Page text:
Also on Flickr, "Green My Apple" is a Greenpeace-led pressure group of Mac devotees who want Apple to make more environmentally-friendly computers. They post photos of themselves with their Macs to a Flickr photo pool. Quite literally, it's a way of giving faces to the people behind the campaigns.
It's not all plain sailing. The Internet has its own style of writing and its own social mores. A lack of experience at navigating the virtual realm can be painfully apparent.
Politicians need to be careful about how they engage with their Internet audience. Savvy net-heads have little time for stuffed-shirt proselytizing, whether it's on MySpace or YouTube; having a Facebook profile doesn't automatically make you cool.
And engaging with people online can backfire: the British Government, who set up a Web site where the public could create petitions, were sorely embarrassed when 1.8 million people called for planned pay-as-you-drive road charges to be scrapped. The unexpected weight of public opposition to the policy ensured a barrage of rather unwelcome media attention.
Online presences are also susceptible to virtual attack. Back at Facebook, the only group coming close to Obama's support is the "One Million Against Hillary Clinton" with over 230,000 members. John Edwards' Second Life headquarters were vandalized by opponents; and a 1984-style pro-Obama video attacking Hillary Clinton and urging Americans to "Vote Different" had garnered over three million views on YouTube at the time of writing.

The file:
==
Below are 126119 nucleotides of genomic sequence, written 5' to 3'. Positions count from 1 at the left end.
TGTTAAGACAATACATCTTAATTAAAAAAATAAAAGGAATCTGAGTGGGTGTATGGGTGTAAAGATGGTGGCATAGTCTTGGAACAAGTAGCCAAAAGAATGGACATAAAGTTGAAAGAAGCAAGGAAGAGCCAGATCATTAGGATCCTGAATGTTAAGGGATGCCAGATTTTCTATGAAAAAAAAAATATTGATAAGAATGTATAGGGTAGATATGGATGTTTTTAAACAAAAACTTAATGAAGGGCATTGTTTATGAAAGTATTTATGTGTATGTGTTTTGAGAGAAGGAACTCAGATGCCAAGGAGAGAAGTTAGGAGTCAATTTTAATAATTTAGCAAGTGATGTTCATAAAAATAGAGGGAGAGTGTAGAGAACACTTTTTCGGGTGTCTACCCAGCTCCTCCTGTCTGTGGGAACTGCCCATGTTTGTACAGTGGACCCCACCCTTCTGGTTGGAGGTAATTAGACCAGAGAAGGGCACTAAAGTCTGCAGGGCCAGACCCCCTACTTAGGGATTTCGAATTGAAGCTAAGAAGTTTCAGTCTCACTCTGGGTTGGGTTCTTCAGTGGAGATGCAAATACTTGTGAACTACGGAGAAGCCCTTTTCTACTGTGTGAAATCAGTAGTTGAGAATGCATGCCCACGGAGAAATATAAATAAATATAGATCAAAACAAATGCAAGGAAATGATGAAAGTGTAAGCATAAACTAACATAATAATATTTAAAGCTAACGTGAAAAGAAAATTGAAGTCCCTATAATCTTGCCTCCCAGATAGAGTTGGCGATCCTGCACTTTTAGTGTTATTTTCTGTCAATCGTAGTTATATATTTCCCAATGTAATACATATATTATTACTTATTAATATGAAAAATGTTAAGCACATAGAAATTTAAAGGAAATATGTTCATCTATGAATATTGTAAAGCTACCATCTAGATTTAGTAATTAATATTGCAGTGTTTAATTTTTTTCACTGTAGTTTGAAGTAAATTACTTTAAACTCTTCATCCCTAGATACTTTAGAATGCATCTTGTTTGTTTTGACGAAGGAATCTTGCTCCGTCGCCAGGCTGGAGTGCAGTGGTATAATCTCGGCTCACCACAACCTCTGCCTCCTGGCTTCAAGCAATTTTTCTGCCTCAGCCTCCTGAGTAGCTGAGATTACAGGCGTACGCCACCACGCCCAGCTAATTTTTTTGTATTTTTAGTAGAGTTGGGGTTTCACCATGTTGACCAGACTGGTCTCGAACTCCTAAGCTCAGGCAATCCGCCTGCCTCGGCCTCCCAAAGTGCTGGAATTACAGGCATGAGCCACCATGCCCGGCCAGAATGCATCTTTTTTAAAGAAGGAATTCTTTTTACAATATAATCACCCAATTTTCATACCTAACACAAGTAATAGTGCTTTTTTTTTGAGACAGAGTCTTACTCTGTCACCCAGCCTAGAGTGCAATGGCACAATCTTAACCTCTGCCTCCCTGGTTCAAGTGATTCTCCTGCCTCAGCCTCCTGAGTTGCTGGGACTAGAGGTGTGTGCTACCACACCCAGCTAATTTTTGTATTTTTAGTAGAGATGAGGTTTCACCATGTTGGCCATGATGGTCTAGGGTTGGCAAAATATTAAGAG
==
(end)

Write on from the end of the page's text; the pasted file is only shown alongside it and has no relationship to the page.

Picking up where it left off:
Both attacks were veiled by the anonymity which the Internet provides, and politicians must now be wondering how much dirtier online campaigns will get -- and to what extent they'll escape from Campaign Headquarters' control.
And that's where the real power in the Internet lies. Far from being a one-way broadcast, the medium allows people to engage with each other, get involved and focus on the issues they care about most. Most of all, it allows people to take a campaign and evolve it themselves.
While this will terrify traditional campaign managers and PRs, who can see quality assurance flying out of the window along with their approved, on-message briefing sheets, is it really a bad thing that the Internet gives regular Joes the chance to broadcast alongside the big guns -- and the potential to beat them at their own game?
Could online campaigning change the outcome of the 2008 US Presidential election? Will the Internet encourage more people to get involved in political debate? Tell us in the forum -- or read others' thoughts on the future. E-mail to a friend